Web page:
When I was in college, there was a small bowling alley in the town and I frequently double dated with a good girlfriend, the guy she was going with and . . . now this is weird but I can't for the life of me remember who was my date.  (Oh, my brain cells must be elsewhere tonight or else that info is buried so deeply that I can't bring it forth at the present moment.  What do you want to bet I'll wake up in the middle of the night tonight trying to remember who that guy was.)  Anyway, the four of us all liked to go bowling and did so quite a few times.

One New Year's Eve, many (many!) years ago, I had a date with an old friend from high school.  (I do remember who he was.)  The company he was then working for had a huge holiday gala on that night which we attended.  The party was okay, but the company was a large one and since he was a fairly new employee, he didn't know a lot of the people.  I knew no one except my date.  We left before midnight.

As he was driving me home, he suddenly asked, "You wanna go bowling?"  

Why not?  To a bowling alley we went.  Upon arrival, there were only a couple of other alleys occupied.  Evidently, bowling wasn't an activity most people chose to do on New Year's Eve. 

I can still remember the dress I had on.  A sleeveless, emerald green brocade with matching long-sleeved jacket that ended at the waist.  Very classy!  Lucky for me, the dress wasn't a long one, but ended just above the knee.  I'm sure the rented bowling shoes added some real style to my whole look.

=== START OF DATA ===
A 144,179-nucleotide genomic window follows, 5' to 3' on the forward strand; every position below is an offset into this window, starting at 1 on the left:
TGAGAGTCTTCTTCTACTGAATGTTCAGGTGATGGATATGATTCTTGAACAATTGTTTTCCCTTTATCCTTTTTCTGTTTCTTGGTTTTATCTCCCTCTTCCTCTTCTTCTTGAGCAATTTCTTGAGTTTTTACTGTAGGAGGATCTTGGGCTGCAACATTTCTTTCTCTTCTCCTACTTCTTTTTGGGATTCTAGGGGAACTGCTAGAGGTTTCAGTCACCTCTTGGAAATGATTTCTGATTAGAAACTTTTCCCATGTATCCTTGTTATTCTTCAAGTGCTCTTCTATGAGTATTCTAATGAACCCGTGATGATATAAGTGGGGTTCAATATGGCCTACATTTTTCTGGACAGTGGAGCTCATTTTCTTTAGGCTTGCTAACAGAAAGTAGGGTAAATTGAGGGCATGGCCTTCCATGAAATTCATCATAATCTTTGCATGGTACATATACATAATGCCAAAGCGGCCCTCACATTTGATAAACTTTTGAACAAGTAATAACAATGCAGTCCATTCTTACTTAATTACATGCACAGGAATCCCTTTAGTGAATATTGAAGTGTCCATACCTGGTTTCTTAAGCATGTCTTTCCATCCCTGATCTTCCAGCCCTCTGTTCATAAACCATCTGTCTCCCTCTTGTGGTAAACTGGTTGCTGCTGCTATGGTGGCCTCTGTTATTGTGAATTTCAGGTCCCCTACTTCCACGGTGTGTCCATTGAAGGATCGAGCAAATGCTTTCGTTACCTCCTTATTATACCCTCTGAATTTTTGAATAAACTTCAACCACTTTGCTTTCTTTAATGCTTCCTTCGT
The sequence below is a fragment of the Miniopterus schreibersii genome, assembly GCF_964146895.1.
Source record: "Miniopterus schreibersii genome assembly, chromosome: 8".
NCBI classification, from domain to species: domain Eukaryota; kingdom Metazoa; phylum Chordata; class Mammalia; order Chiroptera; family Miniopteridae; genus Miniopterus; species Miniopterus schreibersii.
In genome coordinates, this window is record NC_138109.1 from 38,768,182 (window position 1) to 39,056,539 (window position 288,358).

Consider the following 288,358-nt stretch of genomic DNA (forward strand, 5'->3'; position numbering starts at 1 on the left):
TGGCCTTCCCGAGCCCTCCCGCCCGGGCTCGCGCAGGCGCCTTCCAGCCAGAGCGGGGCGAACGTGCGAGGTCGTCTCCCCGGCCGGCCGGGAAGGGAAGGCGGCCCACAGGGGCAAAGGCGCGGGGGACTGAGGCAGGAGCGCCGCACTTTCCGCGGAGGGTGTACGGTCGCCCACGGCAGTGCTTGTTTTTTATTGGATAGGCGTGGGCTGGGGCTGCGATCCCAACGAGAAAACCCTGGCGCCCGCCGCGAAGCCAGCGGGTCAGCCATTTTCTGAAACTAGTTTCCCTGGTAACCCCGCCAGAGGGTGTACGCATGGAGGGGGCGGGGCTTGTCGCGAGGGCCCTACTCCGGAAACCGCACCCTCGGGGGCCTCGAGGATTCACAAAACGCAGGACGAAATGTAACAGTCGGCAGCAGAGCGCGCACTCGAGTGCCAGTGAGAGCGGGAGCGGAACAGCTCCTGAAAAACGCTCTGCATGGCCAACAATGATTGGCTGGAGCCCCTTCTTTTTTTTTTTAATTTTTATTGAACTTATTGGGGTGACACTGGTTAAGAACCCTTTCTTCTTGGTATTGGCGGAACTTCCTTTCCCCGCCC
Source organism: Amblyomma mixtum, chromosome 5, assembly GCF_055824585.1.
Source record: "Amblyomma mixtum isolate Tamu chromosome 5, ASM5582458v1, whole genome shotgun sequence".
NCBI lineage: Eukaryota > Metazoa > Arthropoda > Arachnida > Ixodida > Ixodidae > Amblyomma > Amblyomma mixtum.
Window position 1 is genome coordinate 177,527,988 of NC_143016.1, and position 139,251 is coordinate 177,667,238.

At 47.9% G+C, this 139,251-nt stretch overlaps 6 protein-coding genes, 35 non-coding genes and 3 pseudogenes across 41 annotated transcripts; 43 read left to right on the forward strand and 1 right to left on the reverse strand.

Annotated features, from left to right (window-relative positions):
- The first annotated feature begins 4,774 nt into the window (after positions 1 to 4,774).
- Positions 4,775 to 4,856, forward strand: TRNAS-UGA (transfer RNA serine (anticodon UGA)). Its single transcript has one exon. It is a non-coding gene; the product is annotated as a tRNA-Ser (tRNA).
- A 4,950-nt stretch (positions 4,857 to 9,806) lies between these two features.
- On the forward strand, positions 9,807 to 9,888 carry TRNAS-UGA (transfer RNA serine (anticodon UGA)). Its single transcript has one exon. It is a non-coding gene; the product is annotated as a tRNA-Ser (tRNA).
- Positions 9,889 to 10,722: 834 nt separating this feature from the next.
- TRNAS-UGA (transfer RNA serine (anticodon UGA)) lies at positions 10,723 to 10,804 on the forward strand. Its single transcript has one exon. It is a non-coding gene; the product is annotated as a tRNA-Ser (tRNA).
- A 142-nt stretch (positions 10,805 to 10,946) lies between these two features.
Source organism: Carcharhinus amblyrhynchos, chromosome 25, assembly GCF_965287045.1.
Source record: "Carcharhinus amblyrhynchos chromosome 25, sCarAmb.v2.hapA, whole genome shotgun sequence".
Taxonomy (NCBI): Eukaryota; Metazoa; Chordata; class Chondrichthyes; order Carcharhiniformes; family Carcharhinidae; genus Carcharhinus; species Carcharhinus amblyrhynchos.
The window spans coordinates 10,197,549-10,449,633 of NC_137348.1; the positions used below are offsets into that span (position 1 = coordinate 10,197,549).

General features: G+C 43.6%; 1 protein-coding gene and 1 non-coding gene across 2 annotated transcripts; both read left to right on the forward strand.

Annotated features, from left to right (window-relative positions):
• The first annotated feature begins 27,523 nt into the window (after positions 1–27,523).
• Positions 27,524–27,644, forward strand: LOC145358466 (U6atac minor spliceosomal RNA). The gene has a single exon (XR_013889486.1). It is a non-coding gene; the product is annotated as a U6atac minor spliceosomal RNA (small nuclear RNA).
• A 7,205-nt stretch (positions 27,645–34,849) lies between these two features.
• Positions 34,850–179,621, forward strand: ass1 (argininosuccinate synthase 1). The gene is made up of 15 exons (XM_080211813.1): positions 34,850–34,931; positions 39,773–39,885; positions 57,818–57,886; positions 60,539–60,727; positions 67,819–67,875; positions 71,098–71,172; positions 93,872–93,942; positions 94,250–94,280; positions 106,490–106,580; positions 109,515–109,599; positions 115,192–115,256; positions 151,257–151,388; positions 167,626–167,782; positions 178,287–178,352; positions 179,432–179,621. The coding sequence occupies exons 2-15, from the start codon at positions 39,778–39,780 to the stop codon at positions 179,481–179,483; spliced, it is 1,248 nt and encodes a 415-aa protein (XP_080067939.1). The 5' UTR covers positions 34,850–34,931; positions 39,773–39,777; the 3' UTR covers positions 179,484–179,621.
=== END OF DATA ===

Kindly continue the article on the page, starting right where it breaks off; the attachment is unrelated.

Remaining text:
What fun the two of us had that night.  We bowled three games and I beat him at every one scoring just over 200 in the last game.

So, have any of you ever gone bowling?  What memories does thinking about your bowling experiences bring to mind.  Did this silly post jog a memory of a personal bowling experience?  Do tell!

Sunday, November 3, 2019

Making My Own "Punky Pie" Filling

When I was growing up, I don't remember ever having pumpkin pie, which my mom always referred to as "punky pie," except at Thanksgiving and no Thanksgiving dinner was complete without it as the dessert.  As our daughter grew up, she put pumpkin pie at the top of her list of favorites, and I made it several times throughout the year.

These days, since Papa Pea and I both enjoy it, we still don't need a special occasion for it to turn up on our table.

A place to grow pie pumpkins always appears in my garden, even this year when I had to grow them in a 4 x 8' raised bed.

A good friend in New York state generously sent me seeds for her favorite pie variety, Winter Luxury.  Even in their small area, they produced prolifically for me.  I had more lovely, round, medium-sized pumpkins than I needed.

Here's how I prepare mine for the freezer.

The rind is tough so I needed a hammer and my longest chef's knife to cut them open.

The easiest way for me to clean out the innards is with a melon baller.

Although I have saved the seeds and made roasted pumpkin seeds in years passed, this year all the cleanings went to the chickens.

I tell them it's their Halloween candy . . . and they do gobble it up.

All set for the cookie sheets.

I've found covering the cookie sheets with parchment paper makes for much easier clean-up.  I bake them at 350° for 55-65 minutes.  Test with a fork on the meaty side until they are sufficiently soft.  Then scoop the pulp out with a spoon and place in a bowl and mash with a potato masher or you can use an electric mixer if the pulp seems stringy to you.

After baking, I measure the pulp into two-cup amounts.

Then I put it into small freezer bags, flatten to get the air out, and freeze.

Here's our first pie of the season.  Was it good?

Oh my, yes!